Host a Stand Down Event for Homeless Veterans

According to a count on a January night in 2011, there were 67,495 homeless Veterans. And an estimated 144,842 Veterans spent at least one night in an emergency shelter or transitional housing program in a recent year. Stand Downs seek to address this issue through one- to three-day events providing services to homeless veterans such as food, shelter, clothing, health screenings, Veterans Administration (VA) and Social Security benefits counseling, and referrals to a variety of other necessary services, such as health care, housing, employment, and substance use treatment.

Stand Downs are collaborative events coordinated between local VAs, other government agencies, and community agencies serving the homeless. Below are the five steps you need to take to plan a Stand Down in your community for MLK Day.

  1. Identify a Location
    To plan a Stand Down, get more information about the Homeless Veterans Initiative and contact your local homeless veterans’ coordinator. Also contact local social service agencies that may already be providing some service for people who have served in the military. The veterans’ coordinator and social services will be able to let you know what are the most pressing needs facing homeless vets in your community.
  2. Organize a Team to Plan
    Recruit an informed team to help plan and implement the event. Make sure to engage the professionals and volunteers necessary to create a successful event. A successful group effort requires a motivated team that agrees upon clearly defined tasks, sets reachable goals, and acts with inspiration and purpose.

    A Step-by-Step manual on how to develop and implement a Stand Down event may be found here:

    Don’t forget to post your project on our site so that people in your area can join your efforts as volunteers. And, engage community members, local organizations, and businesses in providing financial and/or in-kind support for your event or activities.
  3. Implement the Service Project/Activities
    On the day of your event, in addition to information listed in the manual:
    • Make sure project leaders or coordinators are at the site early, ready to greet team members and participants as they arrive.
    • Officially welcome everyone and talk about the purpose of the event focusing on topics like: learning from each other, moving towards a brighter future, and serving in honor of Dr. Martin Luther King, Jr.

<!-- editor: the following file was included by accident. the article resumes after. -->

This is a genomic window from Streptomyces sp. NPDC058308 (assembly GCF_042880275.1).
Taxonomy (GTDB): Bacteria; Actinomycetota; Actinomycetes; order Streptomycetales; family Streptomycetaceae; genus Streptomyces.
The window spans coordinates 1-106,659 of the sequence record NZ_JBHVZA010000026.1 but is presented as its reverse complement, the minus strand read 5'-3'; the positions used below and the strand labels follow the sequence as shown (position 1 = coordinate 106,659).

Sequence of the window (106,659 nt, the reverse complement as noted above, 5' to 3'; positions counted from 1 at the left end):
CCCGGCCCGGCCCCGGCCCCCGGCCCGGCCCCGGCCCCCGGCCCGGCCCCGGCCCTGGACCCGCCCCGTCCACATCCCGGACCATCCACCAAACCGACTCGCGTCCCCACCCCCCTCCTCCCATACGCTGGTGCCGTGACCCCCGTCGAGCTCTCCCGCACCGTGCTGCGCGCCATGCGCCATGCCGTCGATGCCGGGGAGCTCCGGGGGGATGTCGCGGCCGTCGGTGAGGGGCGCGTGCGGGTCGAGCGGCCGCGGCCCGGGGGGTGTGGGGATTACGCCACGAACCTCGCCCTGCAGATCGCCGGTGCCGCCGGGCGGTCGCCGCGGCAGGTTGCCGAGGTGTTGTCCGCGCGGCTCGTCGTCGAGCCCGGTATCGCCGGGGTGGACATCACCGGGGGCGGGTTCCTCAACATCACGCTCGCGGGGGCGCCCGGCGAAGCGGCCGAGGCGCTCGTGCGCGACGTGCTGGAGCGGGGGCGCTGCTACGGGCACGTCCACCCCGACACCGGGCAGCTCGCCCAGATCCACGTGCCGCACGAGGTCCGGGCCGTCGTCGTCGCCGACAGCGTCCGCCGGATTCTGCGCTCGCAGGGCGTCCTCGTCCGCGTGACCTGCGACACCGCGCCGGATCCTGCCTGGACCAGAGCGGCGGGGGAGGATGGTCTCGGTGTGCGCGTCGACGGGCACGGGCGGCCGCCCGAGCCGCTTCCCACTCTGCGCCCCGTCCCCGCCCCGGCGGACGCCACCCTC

• Organize volunteers into different work teams. For example, have different people greeting and directing participants, handing out refreshments, responding to questions, or working one-on-one with veterans depending on your event.
    • Conduct your event or activities, offering continuous encouragement to all participants.
    • Make time for reflection with participants and volunteers. Talk about the parallels and differences between your effort to expand opportunities for veterans to help them successfully transition into housing and the mission of Dr. Martin Luther King, Jr. that everyone has the opportunity to live up to the purpose and potential of America.
  4. Reflect and Assess
    After the project is completed, take some time to assess and reflect on it with your partners. Think about what went well and what could be improved.
    • Host an official debrief meeting for team members after the service day.
    • Examine the goals you set and consider which you met, exceeded, or didn't quite reach.
    • Who did your work impact? What did you accomplish? What were your impressions of the day?
    • Ask everyone for their honest assessment of what went well and how to improve for next time.
    • Consider what doing this work on MLK Day, in particular, meant to you.
    • Make a list and plan for any ongoing follow-up.
  5. Share Your Story
    We know you might not like to brag, but please do! You may inspire others to organize an event assisting Veterans once they hear what you accomplished. Share your service story. We're listening and want to know what you did.

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